In March 2010, I wrote an article for PR Week in the run-up to the general election. The article explored how political parties were engaging to win the hearts and minds of Black and Minority Ethnic (BME) voters. Having recently read an article in the Daily Mail with the headline: ‘Tory Cabinet ministers ordered to attend Eid and Diwali festivals to appeal to Asian voters‘, I thought it would be apt to post my 2010 article here and reflect on whether political parties need to rethink their ‘BME Voter’ comms strategy.
For the first time in British politics, the three main political parties are talking about how to reach ‘Black and Minority Ethnic’ (BME) voters in the forthcoming general election.
Research published in January by The University of Warwick’s Centre for Research in Ethnic Relations, shows that ethnic minority votes will be more important than ever. The research highlights that there are 25 parliamentary constituencies where over 40% of the population were categorised as being from an ethnic minority in the 2001 census.
Armed with the statistics David Cameron recently ventured to the traditional Labour heartland of Peckham, a place where over 100 languages are spoken and where the BME population is greater than 50%, to address the needs of the black business community. This strategy was in contradiction to his claim on the night that he does not think that black people and white people vote on different issues. The Labour party have been keen to highlight their affinity with BME communities and paraded their BME candidates at a recent press event for the ethnic media. So, the race is on to win the hearts and minds of the so-called BME voter, but who are these BME voters and what implications does this have for political parties communicating policy?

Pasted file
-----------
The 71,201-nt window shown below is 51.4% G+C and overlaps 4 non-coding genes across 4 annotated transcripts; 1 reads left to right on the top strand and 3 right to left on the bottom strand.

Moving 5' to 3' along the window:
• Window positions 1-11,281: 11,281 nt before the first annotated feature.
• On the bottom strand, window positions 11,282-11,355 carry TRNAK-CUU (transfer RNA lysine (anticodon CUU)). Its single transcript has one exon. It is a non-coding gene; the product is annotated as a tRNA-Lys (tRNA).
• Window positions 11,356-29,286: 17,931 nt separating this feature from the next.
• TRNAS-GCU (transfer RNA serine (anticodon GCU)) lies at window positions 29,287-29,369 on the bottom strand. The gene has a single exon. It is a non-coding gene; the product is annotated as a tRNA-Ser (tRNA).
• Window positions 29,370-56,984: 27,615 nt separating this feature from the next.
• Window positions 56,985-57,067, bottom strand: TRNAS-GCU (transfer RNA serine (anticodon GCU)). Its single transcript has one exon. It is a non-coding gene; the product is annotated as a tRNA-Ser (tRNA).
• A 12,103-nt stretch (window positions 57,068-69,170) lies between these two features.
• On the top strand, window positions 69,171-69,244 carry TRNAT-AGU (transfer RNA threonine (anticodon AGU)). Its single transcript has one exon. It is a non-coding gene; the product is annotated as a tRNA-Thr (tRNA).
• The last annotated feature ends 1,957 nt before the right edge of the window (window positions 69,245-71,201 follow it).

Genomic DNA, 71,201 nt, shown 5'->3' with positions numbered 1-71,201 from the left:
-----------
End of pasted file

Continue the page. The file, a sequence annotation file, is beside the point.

If we start from the premise that ethnic groups are not homogeneous entities, it begs the question how political parties can prescribe labels such as ‘black vote’, ‘Asian vote’ or ‘BME vote’. This approach assumes that there is no diversity of views or belief within each group. Sure, there may be some common issues, but it is over-simplistic and lazy to target and craft messages to connect with voters based solely on their ethnicity.
Instead, political parties should take a holistic approach to communication, one that understands that ethnic identity is not mutually exclusive of intersections of multiple differences. This involves a mind shift; no longer defining individuals by their ethnicity alone and taking into account factors such as lifestyle, habits, religion and community affiliations – all of the things that influence our beliefs and value systems, including which political party we choose to support.